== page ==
The current round of hearings held by the Senate Governmental Affairs Committee wrapped up Thursday with testimony from a couple of investigators hired by the Clinton legal defense fund and a representative of the Ching Hai Buddhist sect that raised Charlie Trie's money for the defense fund. On an important symbolic note, the Senate committee voted unanimously to subpoena the White House after the White House took months to release documents about Wu Lap Seng's White House visits. CBS aired an evening story, but ABC and NBC did not. On the morning shows, only ABC had one question on the hearings.
Evening shows, July 31:
CBS Evening News aired a story for the fourth evening in a row. Reporter Bob Schieffer began by explaining how Clinton defense fund investigator Terry Lenzner admitted he drew up a proposal to investigate, for the Oklahoma Indian tribe, Senator Don Nickles and his family. Bob Schieffer explained: "After the Indians gave the Democratic Party $100,000 in an unsuccessful effort to recover this land, a donation the party returned when it came to light, the Indians said a close friend of the President told them the best way to get the land was to hire Lenzner to dig up dirt on Nickles." (The tribe didn't approve it.)
ABC World News Tonight anchor Aaron Brown offered no report on the hearings, but he did underline a Republican case: "California Congressman Jay Kim agreed to plead guilty today to charges that he accepted more than $230,000 in illegal campaign contributions. Kim admits receiving illegal corporate and foreign money, including $50,000 from a Taiwanese national. Kim says he will not resign."
NBC Nightly News aired nothing about fundraising. But it should be noted that when the tribe's story first broke in the March 10 Washington Post, only NBC Nightly News picked it up. Noting how the DNC later asked for another $25,000 for inaugural activities, NBC's Jim Miklaszewski asserted then: "Tribal leaders believe they're the victims of what they call a shakedown."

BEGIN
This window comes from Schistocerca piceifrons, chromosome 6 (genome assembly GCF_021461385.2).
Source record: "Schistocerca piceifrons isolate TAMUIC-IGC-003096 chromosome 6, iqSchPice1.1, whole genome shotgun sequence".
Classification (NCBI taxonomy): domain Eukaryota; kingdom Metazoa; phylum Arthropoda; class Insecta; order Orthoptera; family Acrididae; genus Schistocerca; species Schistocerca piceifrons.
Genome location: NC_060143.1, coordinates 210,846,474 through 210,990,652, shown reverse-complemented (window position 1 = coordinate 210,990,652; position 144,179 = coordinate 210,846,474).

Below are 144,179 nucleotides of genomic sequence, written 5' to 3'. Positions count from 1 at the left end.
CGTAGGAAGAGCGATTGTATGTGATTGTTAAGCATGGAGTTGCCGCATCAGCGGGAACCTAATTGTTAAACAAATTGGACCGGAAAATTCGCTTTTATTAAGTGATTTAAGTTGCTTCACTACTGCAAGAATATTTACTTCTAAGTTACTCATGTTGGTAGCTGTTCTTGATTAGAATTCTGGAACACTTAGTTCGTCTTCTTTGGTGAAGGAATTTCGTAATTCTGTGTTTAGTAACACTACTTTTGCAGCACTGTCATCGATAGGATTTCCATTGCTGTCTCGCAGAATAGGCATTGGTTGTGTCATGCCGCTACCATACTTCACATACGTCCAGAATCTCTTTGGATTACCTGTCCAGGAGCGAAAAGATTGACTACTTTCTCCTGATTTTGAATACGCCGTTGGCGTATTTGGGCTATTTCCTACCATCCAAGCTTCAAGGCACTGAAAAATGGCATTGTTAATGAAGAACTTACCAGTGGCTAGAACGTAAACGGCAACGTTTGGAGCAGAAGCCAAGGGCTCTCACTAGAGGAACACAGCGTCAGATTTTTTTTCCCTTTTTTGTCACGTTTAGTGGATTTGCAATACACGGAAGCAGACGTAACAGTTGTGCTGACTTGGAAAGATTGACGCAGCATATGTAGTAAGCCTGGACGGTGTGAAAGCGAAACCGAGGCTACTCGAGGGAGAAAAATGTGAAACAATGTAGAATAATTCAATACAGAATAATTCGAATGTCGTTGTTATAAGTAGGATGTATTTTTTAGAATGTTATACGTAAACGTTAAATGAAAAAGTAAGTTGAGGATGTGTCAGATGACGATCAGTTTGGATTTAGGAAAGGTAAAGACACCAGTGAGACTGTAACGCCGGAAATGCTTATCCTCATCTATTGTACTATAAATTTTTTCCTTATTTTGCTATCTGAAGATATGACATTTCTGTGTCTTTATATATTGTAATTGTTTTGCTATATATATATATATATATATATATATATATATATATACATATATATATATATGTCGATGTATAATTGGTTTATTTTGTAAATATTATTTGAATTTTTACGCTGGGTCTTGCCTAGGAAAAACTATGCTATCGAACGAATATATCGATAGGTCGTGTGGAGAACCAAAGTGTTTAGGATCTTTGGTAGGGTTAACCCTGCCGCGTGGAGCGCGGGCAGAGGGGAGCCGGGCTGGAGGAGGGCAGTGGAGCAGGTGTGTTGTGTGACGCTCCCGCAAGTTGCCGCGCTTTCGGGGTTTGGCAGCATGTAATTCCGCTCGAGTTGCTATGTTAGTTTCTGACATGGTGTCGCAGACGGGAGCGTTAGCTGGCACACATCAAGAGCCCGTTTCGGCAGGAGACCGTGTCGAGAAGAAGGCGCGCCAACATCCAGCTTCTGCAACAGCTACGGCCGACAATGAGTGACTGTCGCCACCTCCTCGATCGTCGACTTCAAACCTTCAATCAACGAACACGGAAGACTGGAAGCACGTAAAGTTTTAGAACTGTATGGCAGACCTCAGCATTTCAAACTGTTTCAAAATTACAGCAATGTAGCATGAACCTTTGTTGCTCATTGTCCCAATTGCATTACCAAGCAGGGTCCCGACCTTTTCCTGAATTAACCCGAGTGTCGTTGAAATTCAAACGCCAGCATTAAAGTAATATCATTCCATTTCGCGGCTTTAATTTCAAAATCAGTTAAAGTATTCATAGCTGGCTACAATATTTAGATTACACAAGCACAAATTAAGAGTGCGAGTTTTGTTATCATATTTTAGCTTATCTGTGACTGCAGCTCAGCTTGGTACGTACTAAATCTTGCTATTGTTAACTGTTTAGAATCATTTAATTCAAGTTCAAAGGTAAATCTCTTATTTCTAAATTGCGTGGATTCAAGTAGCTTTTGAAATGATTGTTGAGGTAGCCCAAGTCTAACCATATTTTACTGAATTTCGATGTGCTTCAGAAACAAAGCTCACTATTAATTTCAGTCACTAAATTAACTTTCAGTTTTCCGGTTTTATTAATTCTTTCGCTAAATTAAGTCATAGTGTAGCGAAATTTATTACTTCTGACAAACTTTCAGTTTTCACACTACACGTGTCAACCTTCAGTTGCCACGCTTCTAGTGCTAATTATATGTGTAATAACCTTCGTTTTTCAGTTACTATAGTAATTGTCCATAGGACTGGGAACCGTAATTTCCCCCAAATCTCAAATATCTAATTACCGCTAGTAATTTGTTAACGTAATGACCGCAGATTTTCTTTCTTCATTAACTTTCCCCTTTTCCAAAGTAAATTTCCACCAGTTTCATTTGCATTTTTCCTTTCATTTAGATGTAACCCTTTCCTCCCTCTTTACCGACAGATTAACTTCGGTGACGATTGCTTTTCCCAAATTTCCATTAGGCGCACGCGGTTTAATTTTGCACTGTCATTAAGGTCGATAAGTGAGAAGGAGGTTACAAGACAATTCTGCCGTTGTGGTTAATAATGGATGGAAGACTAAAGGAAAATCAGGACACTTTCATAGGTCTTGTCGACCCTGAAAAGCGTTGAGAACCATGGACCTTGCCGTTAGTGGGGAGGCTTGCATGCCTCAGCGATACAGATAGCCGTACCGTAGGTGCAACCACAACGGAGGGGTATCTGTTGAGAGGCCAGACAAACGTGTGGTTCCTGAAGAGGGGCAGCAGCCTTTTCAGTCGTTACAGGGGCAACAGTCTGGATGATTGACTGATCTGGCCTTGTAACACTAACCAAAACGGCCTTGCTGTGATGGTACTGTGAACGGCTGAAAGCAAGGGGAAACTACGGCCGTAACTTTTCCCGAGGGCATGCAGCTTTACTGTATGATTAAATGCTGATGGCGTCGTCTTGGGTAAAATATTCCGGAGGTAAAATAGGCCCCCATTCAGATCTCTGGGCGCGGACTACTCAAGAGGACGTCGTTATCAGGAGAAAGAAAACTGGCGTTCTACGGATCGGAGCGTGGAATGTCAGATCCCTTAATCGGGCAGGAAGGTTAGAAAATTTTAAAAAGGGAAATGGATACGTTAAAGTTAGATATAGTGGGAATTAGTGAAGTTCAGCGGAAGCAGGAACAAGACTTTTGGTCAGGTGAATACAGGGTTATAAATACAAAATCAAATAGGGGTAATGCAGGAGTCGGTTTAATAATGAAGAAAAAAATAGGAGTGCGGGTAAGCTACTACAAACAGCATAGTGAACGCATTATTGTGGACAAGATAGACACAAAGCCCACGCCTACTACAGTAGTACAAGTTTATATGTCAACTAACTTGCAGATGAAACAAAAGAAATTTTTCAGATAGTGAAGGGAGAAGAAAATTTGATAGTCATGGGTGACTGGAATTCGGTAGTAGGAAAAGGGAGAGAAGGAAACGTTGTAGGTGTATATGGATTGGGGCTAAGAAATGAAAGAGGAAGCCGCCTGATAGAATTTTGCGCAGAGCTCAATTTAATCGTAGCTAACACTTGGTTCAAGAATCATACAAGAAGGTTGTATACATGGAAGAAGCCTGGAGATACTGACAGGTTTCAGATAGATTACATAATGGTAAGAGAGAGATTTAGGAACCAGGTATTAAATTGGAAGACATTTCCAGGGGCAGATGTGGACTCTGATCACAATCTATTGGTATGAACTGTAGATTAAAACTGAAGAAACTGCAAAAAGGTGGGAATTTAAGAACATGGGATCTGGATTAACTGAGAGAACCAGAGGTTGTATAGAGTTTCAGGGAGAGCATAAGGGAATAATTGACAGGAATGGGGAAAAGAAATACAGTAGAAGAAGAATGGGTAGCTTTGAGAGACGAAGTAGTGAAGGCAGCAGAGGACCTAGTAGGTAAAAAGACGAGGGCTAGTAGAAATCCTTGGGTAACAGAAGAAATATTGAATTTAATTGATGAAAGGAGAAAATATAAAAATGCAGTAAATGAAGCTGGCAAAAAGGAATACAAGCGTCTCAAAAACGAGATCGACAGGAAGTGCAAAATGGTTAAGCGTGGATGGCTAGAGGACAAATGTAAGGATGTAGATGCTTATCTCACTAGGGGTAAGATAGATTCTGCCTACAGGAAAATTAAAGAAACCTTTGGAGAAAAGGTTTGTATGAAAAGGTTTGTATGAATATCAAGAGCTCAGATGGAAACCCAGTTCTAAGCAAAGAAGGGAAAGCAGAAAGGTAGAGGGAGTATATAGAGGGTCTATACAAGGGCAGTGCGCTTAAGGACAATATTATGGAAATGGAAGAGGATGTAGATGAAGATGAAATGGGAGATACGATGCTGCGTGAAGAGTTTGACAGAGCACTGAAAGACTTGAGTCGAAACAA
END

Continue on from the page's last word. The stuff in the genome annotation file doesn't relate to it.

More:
Morning shows, August 1:
CBS This Morning ignored the hearings for the 17th weekday morning in a row.They did have time for two segments on baby talk.
ABC's Good Morning America had no hearings update, but substitute co-host Bill Ritter did ask one question to Cokie Roberts: "A lot of conservative media watch groups are saying that we in the mainstream media are not paying as much attention as perhaps we should be to these hearings. Are we missing some bombshells here, and not telling the American people?" Roberts claimed the hearings didn't have enough names the media recognized. (And Richard Secord and Oliver North were household names?)
NBC's Today aired nothing on the hearings, but Matt Lauer interviewed Newsweek's Jonathan Alter. Alter complained one story was undercovered: the capture of Cambodian mass murderer Pol Pot. "Hey, Bill Clinton got great news this week," said Lauer, asking how good his approval numbers are. "Very high. Bill Clinton is getting a big thumbs up," agreed Alter. "There aren't many storm clouds on the horizon for Bill Clinton, other than maybe Medicare reform," Lauer asserted. Not with the way the media ignores the Clinton scandals. - Tim Graham & Brent Baker